Book Finished: April 8th, 2015
A couple years ago, I had heard of Game of Thrones, but wasn’t that interested in the premise. I hold a proud stake in nerd-dom (my Ravenclaw banner hangs proudly by my bed, I frequent opening day showings of Marvel films, and I made a successful crusade to turn my boyfriend into a lover of the Lord of the Rings)- but something about GoT seemed just – meh. My sister (if I have a “stake” in nerd-dom, she has a castle) watched the first season of the series for a class in 2013, and was immediately hooked. She started the books soon after, and then spent a great deal of time prodding me to do the same. This past fall I finally gave in, and recently got my boyfriend into the TV show as well.
I got this book along with the five books that are out in A Song of Ice and Fire for Christmas. The book itself is gorgeous; it’s large with a soft cover, and filled with incredible artwork of the lands and characters that make up Westeros. As fans of this series know, the amount of characters the story follows can make it confusing to keep up with. I was hoping for a book that could serve as a reference guide as I continue to read the books and watch the show to help me remind me of who’s who. This book does achieve that, but not in the manner I anticipated.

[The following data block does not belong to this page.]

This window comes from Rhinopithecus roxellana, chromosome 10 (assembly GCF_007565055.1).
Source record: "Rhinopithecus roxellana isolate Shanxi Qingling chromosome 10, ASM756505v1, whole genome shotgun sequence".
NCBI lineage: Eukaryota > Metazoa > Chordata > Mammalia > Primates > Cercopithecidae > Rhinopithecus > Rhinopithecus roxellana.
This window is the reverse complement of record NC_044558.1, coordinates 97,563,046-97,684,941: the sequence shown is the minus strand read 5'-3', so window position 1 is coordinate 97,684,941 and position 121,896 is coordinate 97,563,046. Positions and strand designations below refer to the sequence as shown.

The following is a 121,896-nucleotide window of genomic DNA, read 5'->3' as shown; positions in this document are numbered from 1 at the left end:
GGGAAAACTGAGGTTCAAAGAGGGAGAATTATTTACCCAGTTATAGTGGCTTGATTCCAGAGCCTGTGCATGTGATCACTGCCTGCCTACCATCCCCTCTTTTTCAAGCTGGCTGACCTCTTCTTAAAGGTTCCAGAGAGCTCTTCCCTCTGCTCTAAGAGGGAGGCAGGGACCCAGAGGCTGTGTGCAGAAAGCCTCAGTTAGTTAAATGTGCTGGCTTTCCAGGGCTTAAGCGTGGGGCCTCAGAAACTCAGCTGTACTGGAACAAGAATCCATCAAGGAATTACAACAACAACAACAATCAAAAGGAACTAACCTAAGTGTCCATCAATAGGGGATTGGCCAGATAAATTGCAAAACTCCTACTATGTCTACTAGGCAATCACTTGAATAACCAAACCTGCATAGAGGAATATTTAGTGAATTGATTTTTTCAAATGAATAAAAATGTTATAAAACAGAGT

One important note: this book is definitely based on the books rather than the TV show. Despite the “and the Game of Thrones” tag on the front, this book mentions things that have been slightly altered or removed in the TV show.
I am only through the first two books in the series, so some of what I learned from reading this book may be addressed in the next three anyway. Still, this was extremely helpful in understanding the background that got the characters to where they are at the opening of A Game of Thrones. There’s a lot of history behind the rebellion that put Robert Baratheon on the throne, and this book does a fantastic job of telling the story.
An interesting aspect of this text is that since it’s written from the perspective of a maester in the realm, there are a few places that the history given may not be the total truth. The maester is definitely a fan of the Lannisters and of the royal family, as is apparent in the discussion of Robert’s Rebellion.
Another small con is that even though the history is helpful, it’s still difficult to keep up with at times. The Targaryen family line in particular is confusing with the same names used over and over.
Overall, with the inclusion of the beautiful artwork, I would definitely recommend this to fans of A Song of Ice and Fire. There’s also a few subtle hints that one of the best known fan theories about Jon Snow’s mother is, in fact, true.
Have you read this, or the A Song of Ice and Fire series?